Appeal from an order of the Supreme Court, Monroe County (William P. Polito, J.), entered November 12, 2009 in an action for professional malpractice and breach of contract. The order, among other things, denied third-party defendant Christa Construction LLC's motion to dismiss third-party plaintiff's action.
Published by New York State Law Reporting Bureau pursuant to Judiciary Law § 431.
This opinion is uncorrected and subject to revision before publication in the Official Reports.
Decided on November 19, 2010
PRESENT: CENTRA, J.P., CARNI, SCONIERS, AND PINE, JJ.
It is hereby ORDERED that the order so appealed from is unanimously modified on the law by granting the motion of third-party defendant Christa Construction LLC and dismissing the third-party complaint against it, and as modified the order is affirmed without costs.
Plaintiff commenced this action seeking, inter alia, damages based on the negligent performance of architectural and related services by defendant-third-party plaintiff (hereafter, defendant) and defendant's breach of a contract with plaintiff. Defendant commenced a third-party action alleging, inter alia, that third-party defendant Christa Construction LLC (Christa) breached its contract with plaintiff as the construction manager on the project at issue and that defendant is a third-party beneficiary of that contract. We agree with Christa that Supreme Court erred in denying its motion to dismiss the third-party complaint against it, and we therefore modify the order accordingly.
Although the contract between Christa and plaintiff required Christa to perform services for defendant, such as consulting, providing recommendations on budget matters and reviewing change requests, it also provided that nothing contained in the contract "shall create a contractual relationship with or a cause of action in favor of a third party against either [plaintiff] or [Christa]." That unambiguous language is sufficient to negate any intent to permit the contract's enforcement by third parties, and thus it cannot be said that defendant was a third-party beneficiary of that contract (see Adelaide Prods., Inc. v BKN Intl. AG, 38 AD3d 221, 226; Laur & Mack Contr. Co. v Di Cienzo, 274 AD2d 960, lv denied in part and dismissed in part 96 NY2d 895; Nepco Forged Prods. v Consolidated Edison Co. of N.Y., 99 AD2d 508). Also, based on the unambiguous language of the contract between Christa and plaintiff, we agree with Christa that defendant was not in the "functional equivalent of privity" to that contract (see IMS Engrs.-Architects, P.C. v State of New York, 51 AD3d 1355, 1357, lv denied 11 NY3d 706). In any event, whether defendant was in the "functional equivalent of privity" to the contract is irrelevant where, as here, the third-party complaint fails to assert a cause of action for negligent misrepresentation (see Hamlet at Willow Cr. Dev. Co., LLC v Northeast Land Dev. Corp., 64 AD3d 85, 105, lv dismissed 13 NY3d 900; Richards Plumbing & Heating Co., Inc. v Washington Group Intl., Inc., 59 AD3d 311, 312; see generally Ossining Union Free School Dist. v Anderson LaRocca Anderson, 73 NY2d 417, 424).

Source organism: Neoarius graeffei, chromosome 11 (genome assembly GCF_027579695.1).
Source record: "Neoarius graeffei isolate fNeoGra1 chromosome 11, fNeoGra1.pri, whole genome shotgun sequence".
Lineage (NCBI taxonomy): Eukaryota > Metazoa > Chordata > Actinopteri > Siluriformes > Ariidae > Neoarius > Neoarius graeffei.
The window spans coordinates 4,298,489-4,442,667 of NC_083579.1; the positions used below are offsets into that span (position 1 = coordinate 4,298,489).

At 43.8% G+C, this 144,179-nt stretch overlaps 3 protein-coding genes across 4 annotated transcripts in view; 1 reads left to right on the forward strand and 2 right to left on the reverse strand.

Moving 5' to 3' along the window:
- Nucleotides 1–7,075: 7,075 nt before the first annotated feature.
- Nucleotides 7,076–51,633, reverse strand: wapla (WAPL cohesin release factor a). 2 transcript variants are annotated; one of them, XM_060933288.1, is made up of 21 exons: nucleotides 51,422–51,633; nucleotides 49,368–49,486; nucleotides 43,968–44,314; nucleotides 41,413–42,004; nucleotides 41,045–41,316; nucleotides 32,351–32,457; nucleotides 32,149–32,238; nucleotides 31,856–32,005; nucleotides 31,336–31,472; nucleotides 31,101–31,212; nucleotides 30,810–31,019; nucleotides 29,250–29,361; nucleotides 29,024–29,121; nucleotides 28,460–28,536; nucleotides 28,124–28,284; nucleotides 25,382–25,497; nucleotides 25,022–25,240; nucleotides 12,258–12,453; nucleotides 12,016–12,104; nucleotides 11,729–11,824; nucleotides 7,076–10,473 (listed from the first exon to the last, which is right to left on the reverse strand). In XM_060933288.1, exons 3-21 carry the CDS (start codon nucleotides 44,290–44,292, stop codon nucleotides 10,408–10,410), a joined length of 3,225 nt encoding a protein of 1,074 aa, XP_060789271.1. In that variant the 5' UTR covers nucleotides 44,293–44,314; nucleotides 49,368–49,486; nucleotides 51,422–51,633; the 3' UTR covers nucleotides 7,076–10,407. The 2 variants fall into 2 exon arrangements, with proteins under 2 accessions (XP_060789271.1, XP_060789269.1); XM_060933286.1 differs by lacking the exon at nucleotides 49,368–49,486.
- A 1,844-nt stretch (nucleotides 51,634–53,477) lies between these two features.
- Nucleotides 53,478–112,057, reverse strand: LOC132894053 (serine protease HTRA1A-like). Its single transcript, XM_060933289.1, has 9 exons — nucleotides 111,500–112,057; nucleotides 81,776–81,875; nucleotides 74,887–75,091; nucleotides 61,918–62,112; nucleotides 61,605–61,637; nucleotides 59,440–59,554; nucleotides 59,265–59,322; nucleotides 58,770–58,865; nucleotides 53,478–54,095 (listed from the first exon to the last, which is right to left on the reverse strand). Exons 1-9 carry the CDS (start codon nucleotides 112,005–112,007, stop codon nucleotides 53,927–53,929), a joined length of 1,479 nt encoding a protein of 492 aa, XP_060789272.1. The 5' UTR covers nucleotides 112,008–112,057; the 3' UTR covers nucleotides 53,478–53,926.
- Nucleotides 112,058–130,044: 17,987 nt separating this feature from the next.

In light of our determination, we need not address Christa's remaining contention.
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